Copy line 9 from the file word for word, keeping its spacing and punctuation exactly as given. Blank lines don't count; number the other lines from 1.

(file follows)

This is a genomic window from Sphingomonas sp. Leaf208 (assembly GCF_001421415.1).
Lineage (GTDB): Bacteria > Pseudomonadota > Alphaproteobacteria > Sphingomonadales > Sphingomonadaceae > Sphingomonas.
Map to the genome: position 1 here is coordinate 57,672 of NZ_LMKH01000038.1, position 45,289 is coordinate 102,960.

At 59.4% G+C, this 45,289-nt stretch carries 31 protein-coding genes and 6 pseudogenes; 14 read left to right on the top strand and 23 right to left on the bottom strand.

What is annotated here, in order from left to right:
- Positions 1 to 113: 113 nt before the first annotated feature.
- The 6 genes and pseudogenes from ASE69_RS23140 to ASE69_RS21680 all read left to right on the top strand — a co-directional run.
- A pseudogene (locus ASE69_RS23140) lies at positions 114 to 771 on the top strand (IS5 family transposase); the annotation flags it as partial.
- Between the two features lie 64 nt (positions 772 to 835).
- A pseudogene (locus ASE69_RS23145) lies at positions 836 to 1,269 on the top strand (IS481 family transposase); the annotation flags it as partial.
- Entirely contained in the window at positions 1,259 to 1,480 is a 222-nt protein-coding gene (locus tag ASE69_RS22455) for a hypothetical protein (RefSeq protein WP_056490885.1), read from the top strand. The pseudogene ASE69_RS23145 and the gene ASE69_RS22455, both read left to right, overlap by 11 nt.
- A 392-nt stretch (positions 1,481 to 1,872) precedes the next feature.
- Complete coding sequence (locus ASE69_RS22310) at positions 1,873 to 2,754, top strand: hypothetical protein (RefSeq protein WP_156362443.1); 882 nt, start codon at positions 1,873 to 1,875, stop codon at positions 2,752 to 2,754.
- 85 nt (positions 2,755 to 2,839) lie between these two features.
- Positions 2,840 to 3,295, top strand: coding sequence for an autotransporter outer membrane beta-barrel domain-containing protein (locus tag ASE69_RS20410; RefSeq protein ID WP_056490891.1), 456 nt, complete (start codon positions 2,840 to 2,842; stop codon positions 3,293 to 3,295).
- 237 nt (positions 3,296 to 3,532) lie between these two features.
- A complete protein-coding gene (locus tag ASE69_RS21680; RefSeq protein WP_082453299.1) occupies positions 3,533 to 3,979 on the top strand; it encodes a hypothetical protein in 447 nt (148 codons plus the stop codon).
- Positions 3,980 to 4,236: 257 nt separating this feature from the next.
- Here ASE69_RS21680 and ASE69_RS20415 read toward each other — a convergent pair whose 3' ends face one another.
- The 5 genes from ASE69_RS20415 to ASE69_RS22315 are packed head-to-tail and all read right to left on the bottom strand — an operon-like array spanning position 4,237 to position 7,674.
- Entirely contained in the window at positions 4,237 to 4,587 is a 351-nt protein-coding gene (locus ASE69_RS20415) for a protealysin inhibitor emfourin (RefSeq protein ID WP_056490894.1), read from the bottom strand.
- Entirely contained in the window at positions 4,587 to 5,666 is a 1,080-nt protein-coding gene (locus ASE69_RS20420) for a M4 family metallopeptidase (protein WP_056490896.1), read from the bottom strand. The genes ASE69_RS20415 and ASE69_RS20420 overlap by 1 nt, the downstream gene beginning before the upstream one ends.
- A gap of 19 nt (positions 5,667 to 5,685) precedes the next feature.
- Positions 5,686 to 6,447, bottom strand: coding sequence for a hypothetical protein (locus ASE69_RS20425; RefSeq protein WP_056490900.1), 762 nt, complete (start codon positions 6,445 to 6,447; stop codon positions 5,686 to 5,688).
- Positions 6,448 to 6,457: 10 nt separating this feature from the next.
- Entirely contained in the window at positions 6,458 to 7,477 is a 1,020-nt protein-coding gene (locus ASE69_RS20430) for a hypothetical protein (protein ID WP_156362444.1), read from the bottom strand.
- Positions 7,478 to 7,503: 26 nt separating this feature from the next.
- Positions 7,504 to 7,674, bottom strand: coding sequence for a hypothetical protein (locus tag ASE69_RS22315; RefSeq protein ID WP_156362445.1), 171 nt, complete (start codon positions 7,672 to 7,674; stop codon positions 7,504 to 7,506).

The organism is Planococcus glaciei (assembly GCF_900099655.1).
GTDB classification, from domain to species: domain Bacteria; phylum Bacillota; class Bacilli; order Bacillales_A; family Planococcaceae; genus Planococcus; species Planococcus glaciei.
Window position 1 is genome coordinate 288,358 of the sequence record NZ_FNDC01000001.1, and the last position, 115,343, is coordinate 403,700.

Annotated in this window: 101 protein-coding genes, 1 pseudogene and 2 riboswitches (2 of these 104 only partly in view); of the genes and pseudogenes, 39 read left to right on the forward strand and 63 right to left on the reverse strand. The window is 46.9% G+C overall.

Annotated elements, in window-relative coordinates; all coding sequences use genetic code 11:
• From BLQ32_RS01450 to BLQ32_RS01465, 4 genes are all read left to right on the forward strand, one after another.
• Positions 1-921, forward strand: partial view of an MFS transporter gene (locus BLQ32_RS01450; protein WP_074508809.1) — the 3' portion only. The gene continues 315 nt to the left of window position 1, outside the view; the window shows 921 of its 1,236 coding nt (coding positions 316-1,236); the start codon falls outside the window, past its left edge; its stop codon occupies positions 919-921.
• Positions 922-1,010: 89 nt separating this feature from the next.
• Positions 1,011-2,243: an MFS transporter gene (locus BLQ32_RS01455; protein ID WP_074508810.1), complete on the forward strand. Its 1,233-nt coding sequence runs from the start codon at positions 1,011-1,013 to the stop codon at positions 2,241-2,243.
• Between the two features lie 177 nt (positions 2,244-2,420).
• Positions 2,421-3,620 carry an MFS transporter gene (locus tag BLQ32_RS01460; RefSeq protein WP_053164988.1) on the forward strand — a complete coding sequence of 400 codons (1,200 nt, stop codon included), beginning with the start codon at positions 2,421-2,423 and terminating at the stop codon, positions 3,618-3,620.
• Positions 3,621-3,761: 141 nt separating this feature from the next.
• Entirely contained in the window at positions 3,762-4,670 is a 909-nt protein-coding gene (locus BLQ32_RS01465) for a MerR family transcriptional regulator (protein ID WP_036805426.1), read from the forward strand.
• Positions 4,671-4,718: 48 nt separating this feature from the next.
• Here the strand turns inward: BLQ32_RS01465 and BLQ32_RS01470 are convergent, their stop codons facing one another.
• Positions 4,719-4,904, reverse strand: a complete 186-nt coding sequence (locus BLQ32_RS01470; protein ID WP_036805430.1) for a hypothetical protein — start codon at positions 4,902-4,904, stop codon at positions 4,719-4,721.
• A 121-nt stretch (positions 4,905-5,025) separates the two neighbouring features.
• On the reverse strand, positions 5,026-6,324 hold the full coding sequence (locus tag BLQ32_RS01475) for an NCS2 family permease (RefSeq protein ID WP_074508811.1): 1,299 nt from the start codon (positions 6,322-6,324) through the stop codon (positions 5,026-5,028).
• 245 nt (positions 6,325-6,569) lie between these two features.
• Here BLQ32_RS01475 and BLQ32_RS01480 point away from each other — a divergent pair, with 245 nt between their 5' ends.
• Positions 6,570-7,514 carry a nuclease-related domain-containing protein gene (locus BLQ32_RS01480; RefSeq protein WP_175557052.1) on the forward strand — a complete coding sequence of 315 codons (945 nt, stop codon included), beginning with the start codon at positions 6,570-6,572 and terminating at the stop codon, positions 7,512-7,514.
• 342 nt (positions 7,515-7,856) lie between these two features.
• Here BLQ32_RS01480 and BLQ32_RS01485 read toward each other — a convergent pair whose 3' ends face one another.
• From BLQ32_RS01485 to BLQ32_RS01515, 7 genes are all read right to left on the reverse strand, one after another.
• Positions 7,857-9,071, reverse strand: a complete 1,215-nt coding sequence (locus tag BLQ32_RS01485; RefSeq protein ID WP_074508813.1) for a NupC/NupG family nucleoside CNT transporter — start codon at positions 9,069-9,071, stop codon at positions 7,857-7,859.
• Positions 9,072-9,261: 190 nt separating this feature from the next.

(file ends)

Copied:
- Between the two features lie 64 nt (positions 772 to 835).